Thursday, June 27, 2013

Tease with Incongruities

Incongruity draws attention, and attention facilitates making the sale. And your attention to the influence of incongruity can help you understand how and when to violate scientifically-verified profitability tactics.
     There’s the realm of celebrity endorsements. A match between the nature of the product or service and the acknowledged expertise of the celebrity is helpful. Researchers at University of Cergy-Pontoise, BEM Bordeaux Management School, and market research firm CSA, all in France, say a close match is as important as the degree of likeability of the celebrity in influencing consumer behavior.
     A set of more recent studies, at University of Arkansas and Louisiana State University, supports this conclusion. The researchers were interested in the effects on memory for an endorsement of the celebrity praising a number of different types of products. Study participants were shown such ads and then later asked to recall from memory what products had been endorsed by a named celebrity. Sure enough, the product types which had a good fit with the expertise and/or personality of the endorser were substantially more likely to be remembered by the participants than those with only a moderate fit.
     But that wasn’t the whole story. Good fit trumped moderate fit. And so did poor fit. When the match between the product type and the expertise and/or personality of the celebrity seemed incongruous, the endorsement was remembered better than with a fair fit.
     Consumer psychologists explain this as a desire to resolve incongruities. Incongruity tickles us cognitively and emotionally, so we want to scratch. This can be used in the store as well as in advertising. According to research findings from University of Houston and Boston College, when a customer concludes that there’s an aesthetic mismatch between a purchase and their belongings surrounding it, the customer will consider returning the product, and this return visit can be turned into making a sale.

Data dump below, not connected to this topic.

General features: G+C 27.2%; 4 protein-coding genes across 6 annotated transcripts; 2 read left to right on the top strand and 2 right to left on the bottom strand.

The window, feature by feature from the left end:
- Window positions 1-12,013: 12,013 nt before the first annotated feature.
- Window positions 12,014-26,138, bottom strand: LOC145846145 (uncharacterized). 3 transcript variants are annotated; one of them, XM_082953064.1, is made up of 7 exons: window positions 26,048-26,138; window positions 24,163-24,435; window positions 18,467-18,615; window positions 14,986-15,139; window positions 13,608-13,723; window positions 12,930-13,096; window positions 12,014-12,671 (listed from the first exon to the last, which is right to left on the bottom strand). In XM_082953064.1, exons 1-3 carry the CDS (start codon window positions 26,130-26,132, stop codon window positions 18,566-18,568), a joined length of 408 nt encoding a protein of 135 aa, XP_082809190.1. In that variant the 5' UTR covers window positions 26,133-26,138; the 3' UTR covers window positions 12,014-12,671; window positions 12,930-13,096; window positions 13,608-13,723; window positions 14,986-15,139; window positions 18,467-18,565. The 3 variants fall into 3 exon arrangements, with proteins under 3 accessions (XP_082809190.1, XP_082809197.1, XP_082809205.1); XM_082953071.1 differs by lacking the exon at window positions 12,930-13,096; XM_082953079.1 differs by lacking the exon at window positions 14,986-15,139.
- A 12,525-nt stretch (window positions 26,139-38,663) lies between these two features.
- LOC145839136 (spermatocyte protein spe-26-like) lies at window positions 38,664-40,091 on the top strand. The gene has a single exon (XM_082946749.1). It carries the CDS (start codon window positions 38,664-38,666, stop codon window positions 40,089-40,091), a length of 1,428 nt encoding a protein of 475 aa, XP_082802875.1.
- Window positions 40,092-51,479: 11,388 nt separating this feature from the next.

We’ve heard the stories about a woman who starts out buying a pair of shoes, then decides she has to get a dress to fit with the shoes, and next a new hairdo to fit with the dress. The researchers found that an urge for congruity arises strongly with designer product lines, luxury branded items, and unusual consumer goods. 
     When consumers conclude that an item doesn’t fit in and the distinctive design had been behind the decision to buy, consumers want to purchase additional items to buffer the incongruity.

Click below for more: 
Select Celebrity Endorsers Who Fit 
Resolve Incongruity via Additional Sales 
Shock Consumers, But Morally

No comments:

Post a Comment